Recently I am engaging more and more in practices and theory about venture capital and I’m learning about the different kinds of crowdfunding. I feel crowdfunding is really a great way to turn great ideas into actual products or service offerings. Whether crowdfunding is used as micro loan to distribute capital for entrepreneurs who need a funding to overcome an issue like how you can do on Kiva – or if you want to back a project by committing to buy the product upon completion by paying for it upfront, like on Kickstarter – crowdfunding enables great opportunities for investors, buyers and entrepreneurs alike.
About Crowdfunding and Venture Capital
For a couple of years I am also investing venture capital in crowdfunding projects with the objective of supporting a startup with product development and release in order to be paid back after a couple of years with (hopefully) a little bit of profit. Unlike support you give on Kickstarter, like this you don’t buy a product but just invest in the company itself. On venture capital however there is always the risk of losing the investment entirely – so use only money that you don’t need if it’s a risky case.
“Many hands make light work”
– John Heywood
Having a stroll earlier today I thought of the time when the manga / anime Dragon Ball was around and I found that crowdfunding is a little bit like one of the Hero’s ultimate attacks. Dragon Ball is a fantasy story that you could consider to happen in a world that is unlike ours. It’s not quite in the future and it’s not really in the past either even though throughout the story you feel elements of both and primarily focuses on martial arts with superhuman powers. The manga (Japanese type of comic) by Akira Toriyama appeared weekly in a magazine from 1984 until 1995 and the anime (Japanese type of animation) still has a rerun here and there on TV.
What About Dragon Ball and Crowdfunding Now?
Let me explain it. The hero of Dragon Ball is Son Goku who fights to defend their world from all kinds of invaders and enemies throughout the plot. In one of the final battles Son Goku was almost defeated and having trouble to keep up with his opponent and the world’s end was near.
Through telepathic skills Son Goku called upon all living beings on the planet to lend him their power by raising their arms to the sky. So he created the Genki Dama, a spiritual sphere that is charged by the energy of all living beings, which grew so much in size and power, that it defeated the enemy and the world was saved. A great example and a good moral if you ask me.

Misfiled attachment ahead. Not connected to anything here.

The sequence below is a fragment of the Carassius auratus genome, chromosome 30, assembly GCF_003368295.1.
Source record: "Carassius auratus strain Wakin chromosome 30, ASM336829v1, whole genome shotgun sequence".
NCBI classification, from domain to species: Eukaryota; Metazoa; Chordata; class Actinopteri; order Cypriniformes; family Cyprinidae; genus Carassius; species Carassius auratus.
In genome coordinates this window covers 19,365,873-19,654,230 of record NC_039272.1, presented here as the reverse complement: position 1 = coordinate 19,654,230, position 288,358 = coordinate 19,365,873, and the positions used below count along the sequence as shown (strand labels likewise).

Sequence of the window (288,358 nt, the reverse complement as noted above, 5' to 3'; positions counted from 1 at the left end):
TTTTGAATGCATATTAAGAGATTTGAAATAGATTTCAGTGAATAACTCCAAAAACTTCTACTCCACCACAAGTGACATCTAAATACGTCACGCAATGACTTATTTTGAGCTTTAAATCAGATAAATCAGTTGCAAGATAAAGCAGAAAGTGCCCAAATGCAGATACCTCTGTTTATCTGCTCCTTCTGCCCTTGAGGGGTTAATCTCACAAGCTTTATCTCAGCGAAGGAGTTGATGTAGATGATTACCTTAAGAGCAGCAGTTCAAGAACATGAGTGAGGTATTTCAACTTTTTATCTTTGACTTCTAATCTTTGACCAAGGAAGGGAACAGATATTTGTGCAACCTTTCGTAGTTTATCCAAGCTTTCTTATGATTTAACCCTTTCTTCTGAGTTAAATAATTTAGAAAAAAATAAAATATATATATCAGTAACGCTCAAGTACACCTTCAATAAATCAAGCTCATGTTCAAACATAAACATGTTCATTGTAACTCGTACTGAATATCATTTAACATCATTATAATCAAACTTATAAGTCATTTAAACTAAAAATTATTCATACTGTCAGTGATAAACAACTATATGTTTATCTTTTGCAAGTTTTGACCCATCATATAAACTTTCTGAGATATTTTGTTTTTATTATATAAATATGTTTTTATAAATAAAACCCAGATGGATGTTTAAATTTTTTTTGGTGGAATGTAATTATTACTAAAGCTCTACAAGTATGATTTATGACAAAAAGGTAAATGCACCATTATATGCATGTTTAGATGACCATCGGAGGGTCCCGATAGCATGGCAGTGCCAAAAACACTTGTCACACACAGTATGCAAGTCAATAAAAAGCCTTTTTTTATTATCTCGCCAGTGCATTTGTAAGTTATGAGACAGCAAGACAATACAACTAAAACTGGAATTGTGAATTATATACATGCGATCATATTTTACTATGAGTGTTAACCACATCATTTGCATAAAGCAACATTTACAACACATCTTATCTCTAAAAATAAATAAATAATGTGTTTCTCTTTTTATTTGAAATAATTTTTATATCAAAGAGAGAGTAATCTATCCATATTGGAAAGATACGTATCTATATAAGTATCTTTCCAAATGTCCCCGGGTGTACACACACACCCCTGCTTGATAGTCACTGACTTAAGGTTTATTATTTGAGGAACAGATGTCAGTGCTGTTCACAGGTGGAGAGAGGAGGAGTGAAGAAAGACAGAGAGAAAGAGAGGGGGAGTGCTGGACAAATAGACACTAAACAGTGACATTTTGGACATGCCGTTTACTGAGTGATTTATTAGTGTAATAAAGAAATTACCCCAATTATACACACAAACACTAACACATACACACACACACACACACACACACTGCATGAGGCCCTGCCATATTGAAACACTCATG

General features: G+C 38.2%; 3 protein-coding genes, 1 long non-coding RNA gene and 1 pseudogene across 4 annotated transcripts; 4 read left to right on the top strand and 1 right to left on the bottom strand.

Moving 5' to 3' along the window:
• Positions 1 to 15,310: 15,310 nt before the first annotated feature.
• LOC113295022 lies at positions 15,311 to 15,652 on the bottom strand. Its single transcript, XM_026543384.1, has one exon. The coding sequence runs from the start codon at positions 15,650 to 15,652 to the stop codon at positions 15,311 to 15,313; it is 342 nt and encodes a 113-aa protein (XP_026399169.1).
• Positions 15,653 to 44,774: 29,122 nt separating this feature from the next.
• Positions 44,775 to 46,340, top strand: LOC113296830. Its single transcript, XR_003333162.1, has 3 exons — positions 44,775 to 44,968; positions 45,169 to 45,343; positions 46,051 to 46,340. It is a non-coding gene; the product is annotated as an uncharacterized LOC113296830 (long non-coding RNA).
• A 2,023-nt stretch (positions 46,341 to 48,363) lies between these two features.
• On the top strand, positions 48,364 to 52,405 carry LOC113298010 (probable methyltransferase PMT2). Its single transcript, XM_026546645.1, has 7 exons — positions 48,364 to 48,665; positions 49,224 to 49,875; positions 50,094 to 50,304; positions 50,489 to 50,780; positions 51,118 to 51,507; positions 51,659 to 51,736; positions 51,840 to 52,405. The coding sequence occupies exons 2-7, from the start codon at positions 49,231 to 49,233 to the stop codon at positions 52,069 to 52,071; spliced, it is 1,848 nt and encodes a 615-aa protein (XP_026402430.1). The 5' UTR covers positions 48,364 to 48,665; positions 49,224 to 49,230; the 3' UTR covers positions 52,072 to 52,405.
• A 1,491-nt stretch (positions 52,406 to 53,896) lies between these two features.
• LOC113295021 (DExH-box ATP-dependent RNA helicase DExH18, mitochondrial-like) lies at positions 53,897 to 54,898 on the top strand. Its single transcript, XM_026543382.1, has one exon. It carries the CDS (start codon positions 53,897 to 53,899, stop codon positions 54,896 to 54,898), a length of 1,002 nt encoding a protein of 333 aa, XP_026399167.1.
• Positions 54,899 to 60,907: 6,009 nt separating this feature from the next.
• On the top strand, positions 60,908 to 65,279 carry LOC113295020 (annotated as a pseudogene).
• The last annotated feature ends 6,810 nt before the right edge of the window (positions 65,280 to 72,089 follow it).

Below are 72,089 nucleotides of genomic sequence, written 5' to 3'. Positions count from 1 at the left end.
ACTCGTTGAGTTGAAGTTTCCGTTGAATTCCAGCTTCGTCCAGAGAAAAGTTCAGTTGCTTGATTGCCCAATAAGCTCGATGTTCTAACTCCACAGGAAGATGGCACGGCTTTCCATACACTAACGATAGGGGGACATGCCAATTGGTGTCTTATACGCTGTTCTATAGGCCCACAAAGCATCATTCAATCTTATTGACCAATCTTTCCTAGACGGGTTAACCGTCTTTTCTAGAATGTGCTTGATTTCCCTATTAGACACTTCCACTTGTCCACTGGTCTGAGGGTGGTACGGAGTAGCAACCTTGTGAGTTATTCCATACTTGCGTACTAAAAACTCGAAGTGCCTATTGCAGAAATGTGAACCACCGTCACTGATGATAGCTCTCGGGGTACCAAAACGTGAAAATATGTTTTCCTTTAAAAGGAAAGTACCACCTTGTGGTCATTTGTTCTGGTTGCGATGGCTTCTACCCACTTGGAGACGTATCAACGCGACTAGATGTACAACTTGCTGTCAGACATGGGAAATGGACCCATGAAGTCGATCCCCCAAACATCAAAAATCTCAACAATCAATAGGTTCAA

What Does That Teach Us?
Even though Son Goku was the strongest warrior, he was facing a challenge that he could not overcome on his own. But he crowd-sourced the energy from many to overcome the strength of the enemy. Similar to a crowdfunding campaign, many people can tackle an issue or support a project, even if the single amount is not much. A little help multiplied countless times still puts you into a state where you can achieve your goals.
So whether you are engaging in a social project, if you are helping out in your community or if you support companies via the internet by giving them money when you believe in the cause – this can all work out if you work together.
I hope you liked the rather geeky comparison and feel more positive about crowdsourcing and crowdfunding now. It is a great way of getting things done and the internet helps us to engage globally and beyond your geographical realm. If you are intrigued by the mentions of Son Goku and the Dragon Ball story you should consider reading the manga perhaps. It’s certainly a classic and will keep you hooked for a while, if you never checked it before.
YouTube: Clip on the mentioned fight (spoiler)
Photo credit: Akira Toriyama